As any Bentonville visitor could see, Walmart has broken ground on its new corporate office space in the heart of town. Rather than the traditional skyscraper model, Arkansas’ homegrown, billion-dollar company is adapting to changes in how and where employees work and structuring the new space into a corporate campus model.
The full, new campus is not expected to be complete for four more years, but part of it is up and running. Completed in late 2020, Walmart’s Layout Center now is operational. Here, associates can configure in-store displays and get merchandise ready to roll out into Sam’s Clubs, Neighborhood Markets and Supercenters worldwide.
Walmart EVP/Chief Merchandising Officer Scott McCall said the Walmart merchandising team is loving the new space.
“The Walmart Layout Center is ground zero for our merchandising team. It’s where we test new concepts, prepare our store assortment, organize categories and items — all with the goal of serving customers and making Walmart their first choice for shopping,” she said.
The total square footage of the new Layout Center is 420,000 square feet, more than 100,000 square feet larger than the previous facility.
“I’m excited and grateful we have an industry-leading center that positions us now and in the future for us to do what they do best — getting customers amazing products at our ‘Every Day Low Prices,’” McCall said. “Here, we will develop innovations beyond store shelves into the shelves of e-commerce, social commerce and whatever comes next.”
Despite COVID, the project as a whole remains on schedule with the expectation of opening in phases through 2025. The campus will occupy 350 acres of land on J Street between Central Avenue and Highway 102. When complete, it will entail 12 office buildings organized in a “cohesive” neighborhood setting with plenty of amenities for in-office associates such as workout facilities, walking and biking trails, even an on-campus hotel.
Corporate associates and visitors will also have access to food truck plazas, coffee bars and other dining options in each “neighborhood.” The plan is to seamlessly incorporate the campus into the larger Bentonville urban development plan.
Emphasis is being placed on environmental sustainability and minimizing environmental impact. The company is partnering with Structurlam Mass Timber Corp.’s Conway plant, which is exclusively sourcing southern yellow pine from south Arkansas for construction.
Company officials remain mum on the cost of the project but from the beginning have vowed that it will remain true to Walmart’s “Every Day Low Prices” roots.
McCall said company officials have long considered the move and see it as a winning strategy. They believe the new facilities will not only increase efficiency but spark interest for the next generation of future employees and ensure the company’s continued ability to compete for talent.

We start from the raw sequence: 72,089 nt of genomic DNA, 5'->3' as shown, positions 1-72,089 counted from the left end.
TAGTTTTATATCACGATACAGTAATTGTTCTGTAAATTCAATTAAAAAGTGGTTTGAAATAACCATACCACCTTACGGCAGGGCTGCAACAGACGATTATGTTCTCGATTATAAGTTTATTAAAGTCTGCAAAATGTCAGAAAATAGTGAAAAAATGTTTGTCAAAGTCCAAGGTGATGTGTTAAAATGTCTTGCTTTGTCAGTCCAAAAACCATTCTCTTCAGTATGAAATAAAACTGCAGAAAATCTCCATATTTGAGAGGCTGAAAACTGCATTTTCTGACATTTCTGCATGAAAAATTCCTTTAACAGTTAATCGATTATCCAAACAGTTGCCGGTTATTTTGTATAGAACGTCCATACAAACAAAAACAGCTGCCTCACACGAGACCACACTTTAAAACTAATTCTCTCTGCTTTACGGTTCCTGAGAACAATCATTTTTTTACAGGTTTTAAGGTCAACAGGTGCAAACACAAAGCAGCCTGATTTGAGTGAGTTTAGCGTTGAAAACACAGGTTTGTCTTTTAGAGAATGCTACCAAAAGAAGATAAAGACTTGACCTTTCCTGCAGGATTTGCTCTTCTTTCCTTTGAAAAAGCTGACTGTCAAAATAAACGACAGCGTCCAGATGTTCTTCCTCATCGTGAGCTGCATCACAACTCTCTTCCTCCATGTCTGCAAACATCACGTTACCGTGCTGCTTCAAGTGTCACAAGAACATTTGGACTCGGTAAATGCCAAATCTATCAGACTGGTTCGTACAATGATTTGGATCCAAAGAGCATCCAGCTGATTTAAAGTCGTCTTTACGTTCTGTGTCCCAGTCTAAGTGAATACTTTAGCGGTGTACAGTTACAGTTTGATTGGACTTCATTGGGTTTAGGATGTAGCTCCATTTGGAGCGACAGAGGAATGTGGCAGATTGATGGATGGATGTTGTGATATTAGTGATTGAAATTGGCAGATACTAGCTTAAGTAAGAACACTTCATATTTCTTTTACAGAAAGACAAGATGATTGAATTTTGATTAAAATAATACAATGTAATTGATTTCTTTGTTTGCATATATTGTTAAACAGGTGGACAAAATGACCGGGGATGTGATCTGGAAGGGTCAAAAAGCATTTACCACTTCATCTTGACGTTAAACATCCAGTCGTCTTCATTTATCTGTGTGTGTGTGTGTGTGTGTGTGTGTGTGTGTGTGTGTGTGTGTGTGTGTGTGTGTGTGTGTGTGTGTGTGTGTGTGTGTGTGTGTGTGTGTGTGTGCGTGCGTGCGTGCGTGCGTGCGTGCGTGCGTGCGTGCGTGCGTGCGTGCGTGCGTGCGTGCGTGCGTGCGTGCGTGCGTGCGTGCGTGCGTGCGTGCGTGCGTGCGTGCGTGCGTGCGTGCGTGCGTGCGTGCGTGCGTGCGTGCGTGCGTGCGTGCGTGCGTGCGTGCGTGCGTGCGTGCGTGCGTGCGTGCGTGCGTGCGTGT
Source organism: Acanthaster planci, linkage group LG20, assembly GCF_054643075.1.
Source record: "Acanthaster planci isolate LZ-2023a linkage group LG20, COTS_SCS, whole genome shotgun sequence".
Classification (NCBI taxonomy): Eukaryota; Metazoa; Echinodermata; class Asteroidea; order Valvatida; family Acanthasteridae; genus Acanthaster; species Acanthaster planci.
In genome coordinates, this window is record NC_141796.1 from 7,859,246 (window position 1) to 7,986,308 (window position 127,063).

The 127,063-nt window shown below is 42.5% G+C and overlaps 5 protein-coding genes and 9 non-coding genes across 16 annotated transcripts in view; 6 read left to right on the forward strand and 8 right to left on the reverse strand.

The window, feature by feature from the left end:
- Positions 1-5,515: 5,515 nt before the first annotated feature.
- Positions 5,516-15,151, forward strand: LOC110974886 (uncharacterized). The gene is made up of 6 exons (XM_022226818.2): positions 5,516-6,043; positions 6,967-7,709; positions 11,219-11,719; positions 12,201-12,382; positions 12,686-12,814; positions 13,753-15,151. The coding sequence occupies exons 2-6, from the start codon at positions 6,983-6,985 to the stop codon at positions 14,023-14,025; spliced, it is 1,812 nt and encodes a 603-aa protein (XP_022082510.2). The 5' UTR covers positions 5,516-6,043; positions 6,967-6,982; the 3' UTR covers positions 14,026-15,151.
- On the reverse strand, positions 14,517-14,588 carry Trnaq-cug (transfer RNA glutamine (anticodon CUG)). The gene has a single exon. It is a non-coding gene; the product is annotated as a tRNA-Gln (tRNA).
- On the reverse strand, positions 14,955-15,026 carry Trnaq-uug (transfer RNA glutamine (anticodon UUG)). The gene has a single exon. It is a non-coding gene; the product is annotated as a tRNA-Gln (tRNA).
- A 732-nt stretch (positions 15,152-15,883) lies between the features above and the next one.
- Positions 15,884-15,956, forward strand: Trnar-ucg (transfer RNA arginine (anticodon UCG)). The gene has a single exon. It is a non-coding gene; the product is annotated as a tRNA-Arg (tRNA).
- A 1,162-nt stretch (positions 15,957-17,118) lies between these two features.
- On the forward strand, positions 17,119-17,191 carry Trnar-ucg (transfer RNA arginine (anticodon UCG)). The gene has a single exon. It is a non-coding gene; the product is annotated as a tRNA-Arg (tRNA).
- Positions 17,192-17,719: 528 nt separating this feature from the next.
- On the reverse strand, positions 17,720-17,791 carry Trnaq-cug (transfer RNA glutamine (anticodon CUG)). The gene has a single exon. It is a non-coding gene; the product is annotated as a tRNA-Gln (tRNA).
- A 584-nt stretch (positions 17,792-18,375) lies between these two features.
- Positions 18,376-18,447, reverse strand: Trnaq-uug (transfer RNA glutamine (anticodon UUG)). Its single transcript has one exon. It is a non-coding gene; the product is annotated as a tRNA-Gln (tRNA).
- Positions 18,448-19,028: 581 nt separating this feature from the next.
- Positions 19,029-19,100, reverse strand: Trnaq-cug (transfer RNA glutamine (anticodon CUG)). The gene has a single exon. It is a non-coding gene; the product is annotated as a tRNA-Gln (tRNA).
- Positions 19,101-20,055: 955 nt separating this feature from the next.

As recently as a couple of years ago, many college graduates were struggling to find jobs after graduation. Then came the pandemic, which made it difficult for young professionals to meet new colleagues and network when the world went into quarantine mode in March of 2020.
But McCall said the company is not expecting any big changes post-COVID in how it manages its workplace design.
“As time goes on, we’ve learned we will always have the need for office space, and our associates need the ability to connect,” he said. “The overall approach to the campus design is very flexible, so it can accommodate our future workspace and technology needs. We’re at the phase in our design planning that gives us plenty of opportunities to learn and adjust as needed.”
Large functional campuses that meet a variety of needs and incorporate lifestyle amenities are part of a growing corporate trend. Companies are trading in cubicles for campus experiences. McCall said Walmart officials hope the new campus inspires its associates and prospective employees as well as visitors to Northwest Arkansas.
The influence of Walmart and the Walton family on the local economy, of course, is substantial.
The city of Bentonville registered a total of 2,341 businesses, employing 58,374 workers, in the fourth quarter of 2020, according to Invest Bentonville. And the city estimates that roughly 30,000 employees drive into town for their day jobs from other cities.
The world’s No. 1 retailer services roughly 220 million customers globally each week. Other Walmart corporate campuses such as the ecommerce operations in San Bruno, Calif., and Hoboken, N.J., will not be impacted by the changes in Bentonville.
Most home office associates in NWA will be moved to the new campus with the exception of employees at the Sam’s Club support office and Springdale call center, and no decisions have been made regarding Walmart’s existing corporate offices, built in 1971, McCall noted.
The corporate campus construction marches on, even as a pandemic led to quarantine and ultimate run on essential items like toilet paper. McCall said Walmart will keep providing those “Every Day Low Prices,” one restock at a time.